anne_mikolay_120I don't know why, but this time of year always stirs up memories for me. Must be something in the autumn air!

When I was a child, my Dad used a rake, not a leaf blower, to gather the autumn leaves. He cut the grass with a hand mower; there was no such thing as a rider mower unless you lived in Hooterville. We drank coke from glass bottles and bought pretzel sticks three for a penny at the candy store. My sister and I saved our allowances to buy the latest issue of Sixteen Magazine, or to buy the latest single records in the record section of the department store. It was a big deal when the first Burger King opened nearby. After school, my friends and I often purchased a hamburger, fries, and a soda for a dollar and change. If we were feeling lazy, we went to the drive-in instead, and had our meal carried to us on a little tray that hooked onto the car windows. We had metal lunch boxes and thermoses lined with glass. Can't count how many times I dropped my thermos and heard the rattle of glass inside!

My Mom collected S&H Green Stamps, and I helped her lick the stamps and put them in the books. As my reward, she let me flip through the S&H Green Stamp catalog and look at all the toys. That's where my very first stuffed animal, a white bull dog, came from. I have fond memories of finding the dog in the catalog and excitedly waiting for the day that Mommy said we could go and get it.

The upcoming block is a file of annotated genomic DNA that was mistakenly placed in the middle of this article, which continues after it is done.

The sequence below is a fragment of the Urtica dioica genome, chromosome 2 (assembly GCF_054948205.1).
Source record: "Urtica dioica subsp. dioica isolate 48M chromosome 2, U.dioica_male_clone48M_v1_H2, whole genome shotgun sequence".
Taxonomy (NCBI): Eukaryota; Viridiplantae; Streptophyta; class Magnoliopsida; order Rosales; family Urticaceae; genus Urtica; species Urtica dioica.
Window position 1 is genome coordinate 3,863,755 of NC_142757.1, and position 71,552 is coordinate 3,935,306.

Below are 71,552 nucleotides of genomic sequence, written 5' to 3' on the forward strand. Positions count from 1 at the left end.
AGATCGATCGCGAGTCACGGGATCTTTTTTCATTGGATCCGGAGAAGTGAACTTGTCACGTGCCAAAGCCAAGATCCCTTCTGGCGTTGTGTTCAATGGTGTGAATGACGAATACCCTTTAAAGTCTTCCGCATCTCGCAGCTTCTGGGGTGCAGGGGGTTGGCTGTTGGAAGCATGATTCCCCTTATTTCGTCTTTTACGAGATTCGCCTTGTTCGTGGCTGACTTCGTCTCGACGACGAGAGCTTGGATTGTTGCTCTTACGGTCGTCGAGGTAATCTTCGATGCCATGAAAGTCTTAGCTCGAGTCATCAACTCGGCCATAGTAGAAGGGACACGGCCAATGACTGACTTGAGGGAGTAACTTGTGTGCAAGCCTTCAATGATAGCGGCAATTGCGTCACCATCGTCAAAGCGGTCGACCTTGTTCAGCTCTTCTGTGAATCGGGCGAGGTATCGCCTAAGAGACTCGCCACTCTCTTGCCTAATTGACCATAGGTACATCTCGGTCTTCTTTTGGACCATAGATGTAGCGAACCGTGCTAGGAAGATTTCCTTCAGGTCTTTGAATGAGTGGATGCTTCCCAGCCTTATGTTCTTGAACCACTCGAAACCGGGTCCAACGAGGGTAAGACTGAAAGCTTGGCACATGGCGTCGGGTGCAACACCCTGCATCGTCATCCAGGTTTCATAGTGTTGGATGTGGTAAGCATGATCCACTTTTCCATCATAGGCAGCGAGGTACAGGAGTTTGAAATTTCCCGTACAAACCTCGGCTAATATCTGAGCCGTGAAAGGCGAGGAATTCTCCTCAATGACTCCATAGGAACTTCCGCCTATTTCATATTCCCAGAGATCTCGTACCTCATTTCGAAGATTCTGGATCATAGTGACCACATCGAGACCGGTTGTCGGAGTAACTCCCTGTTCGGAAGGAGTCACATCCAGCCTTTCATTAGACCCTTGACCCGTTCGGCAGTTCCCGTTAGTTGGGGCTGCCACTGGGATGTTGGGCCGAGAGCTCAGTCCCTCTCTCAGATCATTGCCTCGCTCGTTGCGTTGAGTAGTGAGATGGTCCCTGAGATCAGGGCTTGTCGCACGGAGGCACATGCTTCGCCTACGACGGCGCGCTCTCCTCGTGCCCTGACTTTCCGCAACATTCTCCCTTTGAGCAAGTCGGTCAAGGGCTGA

Sometimes, my Dad let me stay up late to watch Topo Gigio on the Ed Sullivan Show. I loved that little mouse! If you remember Topo Gigio, then you probably remember jiffy-pop popcorn, Choo Choo Charlie, Fudge Town Cookies, double Popsicles with two sticks, aluminum Christmas trees, midnight “bug fights” on the television when the stations signed off, movie theaters showing only one movie on one screen, black and white television, TV tube-testers at the drug store, and Hostess cupcakes two in a package for five cents.

Back in the day, we rode our bicycles (mine was a pink stingray!) without helmets, trick-or-treated without curfew, played with a metal slinky, and had never heard of E. Coli.  Guys wore pants at their waists and appropriately concealed their underwear, and it was indecent for a girl to show her navel anywhere other than the beach. Disney made movies that were truly for general audiences, and the Osmonds and the Jackson-Five proved performers did not need to be exhibitionists to execute choreography. Social networking meant dialing a telephone that hung on the wall, copying a document meant using the mimeograph machine (remember the wet ink and the funky smell?), and having friends meant you knew them face-to-face; no status was required.

I suppose middle age is confirmed when you begin fondly reminiscing on days gone by. No doubt, our kids will do the same. What one appreciates is relative to one's time and place, of course, but when the wind begins to blow, and the trees burst forth in vibrant color, my heart always slips backward to a simpler time when I ran, carefree, through the leaves as my Dad raked and my Mom cooked Thanksgiving turkey in the kitchen.